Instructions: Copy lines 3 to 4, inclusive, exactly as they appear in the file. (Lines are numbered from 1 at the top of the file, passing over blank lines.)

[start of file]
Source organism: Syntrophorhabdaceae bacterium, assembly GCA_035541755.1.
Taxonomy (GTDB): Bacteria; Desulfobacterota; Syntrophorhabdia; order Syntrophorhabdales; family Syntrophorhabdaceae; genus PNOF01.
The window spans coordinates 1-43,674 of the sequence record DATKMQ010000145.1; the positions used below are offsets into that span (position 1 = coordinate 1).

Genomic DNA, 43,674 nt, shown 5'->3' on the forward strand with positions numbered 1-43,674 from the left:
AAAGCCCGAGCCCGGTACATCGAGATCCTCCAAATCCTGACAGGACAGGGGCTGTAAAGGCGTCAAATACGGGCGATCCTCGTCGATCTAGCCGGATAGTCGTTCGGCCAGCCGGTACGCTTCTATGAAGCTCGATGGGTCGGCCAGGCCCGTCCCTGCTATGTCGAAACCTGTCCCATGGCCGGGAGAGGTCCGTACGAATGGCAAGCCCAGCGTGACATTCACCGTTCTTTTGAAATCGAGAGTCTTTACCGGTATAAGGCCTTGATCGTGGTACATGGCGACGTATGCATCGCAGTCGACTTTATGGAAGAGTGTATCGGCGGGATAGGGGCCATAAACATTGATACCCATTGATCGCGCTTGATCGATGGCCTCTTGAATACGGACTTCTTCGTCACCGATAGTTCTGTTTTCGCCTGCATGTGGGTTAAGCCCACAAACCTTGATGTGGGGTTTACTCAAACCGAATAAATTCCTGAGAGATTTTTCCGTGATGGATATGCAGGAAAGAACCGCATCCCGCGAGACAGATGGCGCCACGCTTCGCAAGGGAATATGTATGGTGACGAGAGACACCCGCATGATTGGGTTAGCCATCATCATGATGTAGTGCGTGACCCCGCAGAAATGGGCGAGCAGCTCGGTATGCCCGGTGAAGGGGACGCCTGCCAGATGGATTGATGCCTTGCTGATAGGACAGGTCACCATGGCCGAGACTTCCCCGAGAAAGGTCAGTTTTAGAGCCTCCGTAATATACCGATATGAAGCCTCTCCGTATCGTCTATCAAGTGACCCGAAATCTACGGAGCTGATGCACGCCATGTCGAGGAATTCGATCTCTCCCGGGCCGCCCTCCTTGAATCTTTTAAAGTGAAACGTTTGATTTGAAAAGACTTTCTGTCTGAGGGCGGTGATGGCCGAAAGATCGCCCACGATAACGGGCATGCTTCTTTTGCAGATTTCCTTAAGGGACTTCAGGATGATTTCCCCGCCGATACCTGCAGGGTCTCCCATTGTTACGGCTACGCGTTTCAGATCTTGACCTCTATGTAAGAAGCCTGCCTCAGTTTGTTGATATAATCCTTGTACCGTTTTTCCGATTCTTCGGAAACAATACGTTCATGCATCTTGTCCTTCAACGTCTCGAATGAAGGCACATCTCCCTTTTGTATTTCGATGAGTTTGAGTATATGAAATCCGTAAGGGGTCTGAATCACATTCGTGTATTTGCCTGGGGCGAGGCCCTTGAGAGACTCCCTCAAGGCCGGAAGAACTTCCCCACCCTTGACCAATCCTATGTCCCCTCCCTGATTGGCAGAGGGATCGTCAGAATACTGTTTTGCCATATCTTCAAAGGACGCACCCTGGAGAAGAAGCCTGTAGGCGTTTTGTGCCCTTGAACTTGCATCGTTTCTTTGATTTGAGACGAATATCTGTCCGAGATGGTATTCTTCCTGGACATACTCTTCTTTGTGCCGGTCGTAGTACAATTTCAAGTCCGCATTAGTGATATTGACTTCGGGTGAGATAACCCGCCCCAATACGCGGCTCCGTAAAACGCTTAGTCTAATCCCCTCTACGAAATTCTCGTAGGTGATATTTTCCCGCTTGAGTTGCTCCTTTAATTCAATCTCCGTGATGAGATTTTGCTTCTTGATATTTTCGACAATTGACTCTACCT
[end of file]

The window spans coordinates 1-43,674 of the sequence record DATKMQ010000145.1; the positions used below are offsets into that span (position 1 = coordinate 1).

Genomic DNA, 43,674 nt, shown 5'->3' on the forward strand with positions numbered 1-43,674 from the left: